Let us take a look at an example. Most non-TTL flashes have some kind of "exposure" table on their back panel. The form may vary; but, the idea is to incorporate the relation of ISO speed, aperture and flash-subject distance into an easy-to-read table. The following is the table on the back panel of Sunpak's Digital Flash. (The Sunpak DS 20 has the same table.) This is a generic non-TTL flash that can be used in the automatic mode, manual mode and slave mode. Other flashes may have a table different from this one; but, in general, the way of using it should be similar. The ISO speed is represented as south-west to north-east diagonal lines (shown in red). On each diagonal, there are a number of combinations of aperture (shown in blue) and its corresponding flash-subject distance (shown in green). Suppose we intend to use ISO speed 100. Then, we should look up the diagonal starting with the corresponding ISO speed. In the figure this diagonal is shown in red. If the selected aperture is F8.0, we should trace the horizontal line starting with F8.0, shown in blue, until it intersects the diagonal. The vertical line through the intersection point, shown in green, gives the flash-subject distance 6.6 ft. On the other hand, if the position of the flash is chosen first at some distance, say 13 ft, then we should trace the vertical line starting with 13 ft until it intersects the diagonal. The horizontal line through the intersection point gives the corresponding aperture. In this case, the aperture is F4.0.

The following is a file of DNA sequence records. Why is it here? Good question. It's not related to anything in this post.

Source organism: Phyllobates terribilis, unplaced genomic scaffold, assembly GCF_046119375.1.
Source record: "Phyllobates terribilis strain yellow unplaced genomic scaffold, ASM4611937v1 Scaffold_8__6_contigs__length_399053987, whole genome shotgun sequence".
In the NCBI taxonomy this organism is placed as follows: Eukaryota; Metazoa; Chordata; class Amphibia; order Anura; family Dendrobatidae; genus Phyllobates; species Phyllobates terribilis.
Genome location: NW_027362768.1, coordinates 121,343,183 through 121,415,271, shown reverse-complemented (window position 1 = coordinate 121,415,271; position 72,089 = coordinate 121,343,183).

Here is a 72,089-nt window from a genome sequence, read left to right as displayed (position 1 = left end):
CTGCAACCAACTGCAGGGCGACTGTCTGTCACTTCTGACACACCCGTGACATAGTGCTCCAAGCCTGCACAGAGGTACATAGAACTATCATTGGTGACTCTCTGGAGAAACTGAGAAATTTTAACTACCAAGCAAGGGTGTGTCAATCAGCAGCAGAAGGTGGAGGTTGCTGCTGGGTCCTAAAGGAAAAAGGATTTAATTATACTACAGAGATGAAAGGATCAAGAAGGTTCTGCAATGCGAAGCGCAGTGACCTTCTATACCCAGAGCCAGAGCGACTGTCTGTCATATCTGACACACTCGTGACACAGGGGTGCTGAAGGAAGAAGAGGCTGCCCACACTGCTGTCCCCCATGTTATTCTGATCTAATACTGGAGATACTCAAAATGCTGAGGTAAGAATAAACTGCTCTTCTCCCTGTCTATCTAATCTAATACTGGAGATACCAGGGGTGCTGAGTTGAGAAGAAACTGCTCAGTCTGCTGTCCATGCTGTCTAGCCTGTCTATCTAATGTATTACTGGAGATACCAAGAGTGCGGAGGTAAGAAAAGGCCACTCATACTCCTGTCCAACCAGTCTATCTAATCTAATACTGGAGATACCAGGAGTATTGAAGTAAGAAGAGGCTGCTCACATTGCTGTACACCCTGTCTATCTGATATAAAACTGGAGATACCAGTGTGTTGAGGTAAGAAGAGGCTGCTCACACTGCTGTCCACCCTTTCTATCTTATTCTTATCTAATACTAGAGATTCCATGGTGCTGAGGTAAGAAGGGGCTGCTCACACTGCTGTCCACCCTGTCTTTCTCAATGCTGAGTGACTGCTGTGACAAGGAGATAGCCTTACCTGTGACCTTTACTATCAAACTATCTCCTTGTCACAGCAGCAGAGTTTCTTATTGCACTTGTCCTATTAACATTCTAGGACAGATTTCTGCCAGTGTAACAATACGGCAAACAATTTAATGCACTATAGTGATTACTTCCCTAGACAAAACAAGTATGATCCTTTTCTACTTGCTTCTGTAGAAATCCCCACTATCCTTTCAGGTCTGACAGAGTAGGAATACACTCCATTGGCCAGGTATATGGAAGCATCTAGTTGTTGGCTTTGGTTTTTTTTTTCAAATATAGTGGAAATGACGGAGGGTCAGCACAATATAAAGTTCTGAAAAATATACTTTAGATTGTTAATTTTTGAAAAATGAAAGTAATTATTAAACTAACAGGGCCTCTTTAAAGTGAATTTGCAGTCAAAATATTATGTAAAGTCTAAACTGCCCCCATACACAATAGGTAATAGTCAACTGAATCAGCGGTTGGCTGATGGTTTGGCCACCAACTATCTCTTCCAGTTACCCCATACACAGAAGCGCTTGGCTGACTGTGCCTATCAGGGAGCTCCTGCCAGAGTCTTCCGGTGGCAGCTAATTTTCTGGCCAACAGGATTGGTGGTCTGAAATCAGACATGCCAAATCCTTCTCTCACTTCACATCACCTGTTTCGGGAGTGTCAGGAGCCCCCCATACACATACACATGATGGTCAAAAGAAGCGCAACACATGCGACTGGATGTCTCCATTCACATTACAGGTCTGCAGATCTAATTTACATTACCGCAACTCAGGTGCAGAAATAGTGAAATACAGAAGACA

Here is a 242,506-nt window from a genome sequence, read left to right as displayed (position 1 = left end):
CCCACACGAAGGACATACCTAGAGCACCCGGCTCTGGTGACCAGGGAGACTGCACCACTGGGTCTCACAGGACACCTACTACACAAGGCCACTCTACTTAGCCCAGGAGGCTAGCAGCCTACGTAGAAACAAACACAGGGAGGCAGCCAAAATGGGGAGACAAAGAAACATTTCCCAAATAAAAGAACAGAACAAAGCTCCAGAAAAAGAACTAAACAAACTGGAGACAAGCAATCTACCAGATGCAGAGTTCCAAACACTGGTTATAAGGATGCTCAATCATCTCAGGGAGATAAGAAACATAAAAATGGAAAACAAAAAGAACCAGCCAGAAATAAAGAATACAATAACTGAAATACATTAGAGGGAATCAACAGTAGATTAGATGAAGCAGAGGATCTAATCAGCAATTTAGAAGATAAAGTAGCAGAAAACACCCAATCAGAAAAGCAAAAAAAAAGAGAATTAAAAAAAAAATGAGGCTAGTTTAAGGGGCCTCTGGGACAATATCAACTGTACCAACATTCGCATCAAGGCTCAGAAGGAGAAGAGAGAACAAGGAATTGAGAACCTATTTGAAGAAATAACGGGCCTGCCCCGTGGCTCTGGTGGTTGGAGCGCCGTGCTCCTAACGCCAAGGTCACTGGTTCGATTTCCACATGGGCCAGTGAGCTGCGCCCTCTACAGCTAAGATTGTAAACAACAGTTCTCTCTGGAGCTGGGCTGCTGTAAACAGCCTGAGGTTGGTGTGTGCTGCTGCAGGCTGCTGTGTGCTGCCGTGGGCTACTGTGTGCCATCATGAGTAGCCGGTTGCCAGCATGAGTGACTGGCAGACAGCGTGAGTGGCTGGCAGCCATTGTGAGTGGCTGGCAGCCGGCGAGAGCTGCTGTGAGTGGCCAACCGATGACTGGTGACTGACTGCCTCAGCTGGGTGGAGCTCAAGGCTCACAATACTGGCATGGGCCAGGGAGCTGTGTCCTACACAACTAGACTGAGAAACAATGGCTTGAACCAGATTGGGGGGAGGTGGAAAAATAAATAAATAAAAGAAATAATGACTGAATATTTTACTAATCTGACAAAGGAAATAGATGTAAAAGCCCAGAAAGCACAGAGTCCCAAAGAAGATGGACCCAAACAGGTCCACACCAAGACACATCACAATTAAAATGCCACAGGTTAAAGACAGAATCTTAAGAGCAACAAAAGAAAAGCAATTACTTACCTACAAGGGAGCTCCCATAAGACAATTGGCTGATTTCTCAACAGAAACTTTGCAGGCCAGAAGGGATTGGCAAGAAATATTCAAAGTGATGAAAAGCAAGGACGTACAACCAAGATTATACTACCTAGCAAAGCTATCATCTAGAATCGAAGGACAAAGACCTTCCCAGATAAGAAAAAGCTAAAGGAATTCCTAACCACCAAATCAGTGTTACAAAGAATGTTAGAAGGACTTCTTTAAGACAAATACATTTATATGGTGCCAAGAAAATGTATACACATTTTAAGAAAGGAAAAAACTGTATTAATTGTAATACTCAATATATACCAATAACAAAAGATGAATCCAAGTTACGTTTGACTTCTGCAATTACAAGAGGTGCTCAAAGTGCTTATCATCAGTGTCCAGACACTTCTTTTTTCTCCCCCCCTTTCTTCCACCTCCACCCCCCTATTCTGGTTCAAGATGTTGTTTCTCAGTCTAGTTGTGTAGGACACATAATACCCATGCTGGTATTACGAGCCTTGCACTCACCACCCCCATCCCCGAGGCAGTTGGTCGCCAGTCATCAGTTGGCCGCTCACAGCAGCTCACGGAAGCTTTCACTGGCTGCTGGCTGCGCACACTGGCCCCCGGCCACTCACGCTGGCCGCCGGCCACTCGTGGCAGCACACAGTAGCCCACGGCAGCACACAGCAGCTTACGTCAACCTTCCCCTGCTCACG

|Sunpak Digital Flash's back panel|
The following is another way of presenting the ISO, aperture and flash-subject distance information. Suppose the ISO speed is 100. The row of 100 shows the relationship between aperture and its corresponding flash-subject distance. For example, if the flash-subject distance is 16 (resp., 32) inches, check the intersection of the row of 100 and the column of 16 (resp., 32) and the corresponding aperture is F11.0 (resp., F5.6 1/2). On the other hand, if the aperture is known, we simply scan the row of 100 to locate the aperture value. The column that contains the aperture gives the corresponding flash-subject distance. For example, if the desired aperture is F8.0, the corresponding column heading shows 24/28 inches. This means that F8.0 would work fine with a flash-subject distance of 24-28 inches. Note that different flashes have different levels of output power, and, hence, their tables will also be different.
Let us use an example to illustrate the differences between the TTL mode and the A mode. The following images were all taken from the same scene. A Nikon SB-22s (GN 90 in ft and 28 in m at ISO 100) was used with a flash-subject distance 28 inches (2.3 feet). The flash synchronization speed and aperture are 1/125 sec and F7.9, respectively. Images on the first row were taken using the TTL mode. The second and the third used variable power with +1.0 stop and +2.0 stop increase of the external flash power. Images on the second row were taken with SB-22s's automatic (A) mode. From left to right, the apertures used were F7.9, F5.6 and F4.0. Note that the increment is one stop. Note also that 28 inches flash-subject distance for ISO 100 gives an aperture F8.0 on SB-22s.